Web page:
This Article interrogates the sexual morality of Equal Protection. Gender equality jurisprudence reveals the unacknowledged influence of a traditional, heteronormative conception of sexual morality—the sexual double standard—that often sets the parameters of gender equality. When the U.S. Supreme Court frames a gendered law as limiting participation in education, the workplace, or civic life, it tends to apply a demanding form of heightened scrutiny that few gendered laws can survive. When, on the other hand, it frames a gendered law as governing the consequences of illicit sex, it tends to apply what I call the sex discount, replacing the rigorous scrutiny mandated by its public equality cases with an unacknowledged, much more deferential form of equal protection review. The Court invokes biological differences between men and women to justify this deference. But the sex discount does not genuinely accommodate gender differences regarding pregnancy, sexuality, or parenthood. Courts tend to reject reproductive justifications for inequality in public life; they tend to assume that biological differences are irrelevant when a heterosexual couple is married; they have applied the sex discount to gendered laws that serve no interest in protecting fetal life; and they apply a sex discount in cases of antigay discrimination that do not involve reproductive or sexual behavior. Rather, the sex discount authorizes governments to use gendered laws to enforce traditional gender norms about the morality of sex: to discourage abortion, to allow antigay discrimination, and to “incentivize” heterosexual marriage.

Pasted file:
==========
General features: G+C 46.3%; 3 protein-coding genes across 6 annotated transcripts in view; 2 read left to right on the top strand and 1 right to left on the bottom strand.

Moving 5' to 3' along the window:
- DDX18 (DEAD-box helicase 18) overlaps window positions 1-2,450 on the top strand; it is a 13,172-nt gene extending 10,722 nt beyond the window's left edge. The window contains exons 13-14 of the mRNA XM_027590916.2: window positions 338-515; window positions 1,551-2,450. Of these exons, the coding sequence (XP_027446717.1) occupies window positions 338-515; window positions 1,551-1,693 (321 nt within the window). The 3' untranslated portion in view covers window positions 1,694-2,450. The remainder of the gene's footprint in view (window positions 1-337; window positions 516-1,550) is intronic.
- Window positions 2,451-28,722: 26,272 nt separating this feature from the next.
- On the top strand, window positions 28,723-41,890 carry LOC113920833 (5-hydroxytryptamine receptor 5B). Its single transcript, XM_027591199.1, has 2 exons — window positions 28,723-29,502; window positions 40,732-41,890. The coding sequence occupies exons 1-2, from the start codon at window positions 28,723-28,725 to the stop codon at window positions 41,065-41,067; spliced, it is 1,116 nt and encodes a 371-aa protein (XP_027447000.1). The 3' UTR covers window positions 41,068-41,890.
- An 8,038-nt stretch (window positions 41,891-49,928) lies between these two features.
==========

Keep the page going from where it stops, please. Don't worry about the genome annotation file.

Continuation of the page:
Send to KindleSend to Kindle